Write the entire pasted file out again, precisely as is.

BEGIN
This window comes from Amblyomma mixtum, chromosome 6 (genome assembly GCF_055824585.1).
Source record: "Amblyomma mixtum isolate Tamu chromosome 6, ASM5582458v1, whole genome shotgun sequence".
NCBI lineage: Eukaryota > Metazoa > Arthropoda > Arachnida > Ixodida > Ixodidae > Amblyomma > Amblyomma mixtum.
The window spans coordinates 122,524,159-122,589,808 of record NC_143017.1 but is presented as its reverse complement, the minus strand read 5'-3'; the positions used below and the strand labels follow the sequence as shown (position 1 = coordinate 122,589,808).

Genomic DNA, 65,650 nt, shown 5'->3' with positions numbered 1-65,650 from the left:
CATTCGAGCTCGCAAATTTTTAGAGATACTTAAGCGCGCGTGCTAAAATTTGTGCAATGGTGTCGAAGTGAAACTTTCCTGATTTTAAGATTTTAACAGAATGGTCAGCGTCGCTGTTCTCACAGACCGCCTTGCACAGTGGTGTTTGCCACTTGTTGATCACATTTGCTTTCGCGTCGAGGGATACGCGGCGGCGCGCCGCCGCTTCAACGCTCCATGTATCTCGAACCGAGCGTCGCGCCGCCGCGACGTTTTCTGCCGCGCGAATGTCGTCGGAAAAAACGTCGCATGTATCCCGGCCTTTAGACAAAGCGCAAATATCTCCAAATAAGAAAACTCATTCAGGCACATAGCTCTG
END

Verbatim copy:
This window comes from Amblyomma mixtum, chromosome 6 (genome assembly GCF_055824585.1).
Source record: "Amblyomma mixtum isolate Tamu chromosome 6, ASM5582458v1, whole genome shotgun sequence".
NCBI lineage: Eukaryota > Metazoa > Arthropoda > Arachnida > Ixodida > Ixodidae > Amblyomma > Amblyomma mixtum.
The window spans coordinates 122,524,159-122,589,808 of record NC_143017.1 but is presented as its reverse complement, the minus strand read 5'-3'; the positions used below and the strand labels follow the sequence as shown (position 1 = coordinate 122,589,808).

Genomic DNA, 65,650 nt, shown 5'->3' with positions numbered 1-65,650 from the left:
CATTCGAGCTCGCAAATTTTTAGAGATACTTAAGCGCGCGTGCTAAAATTTGTGCAATGGTGTCGAAGTGAAACTTTCCTGATTTTAAGATTTTAACAGAATGGTCAGCGTCGCTGTTCTCACAGACCGCCTTGCACAGTGGTGTTTGCCACTTGTTGATCACATTTGCTTTCGCGTCGAGGGATACGCGGCGGCGCGCCGCCGCTTCAACGCTCCATGTATCTCGAACCGAGCGTCGCGCCGCCGCGACGTTTTCTGCCGCGCGAATGTCGTCGGAAAAAACGTCGCATGTATCCCGGCCTTTAGACAAAGCGCAAATATCTCCAAATAAGAAAACTCATTCAGGCACATAGCTCTG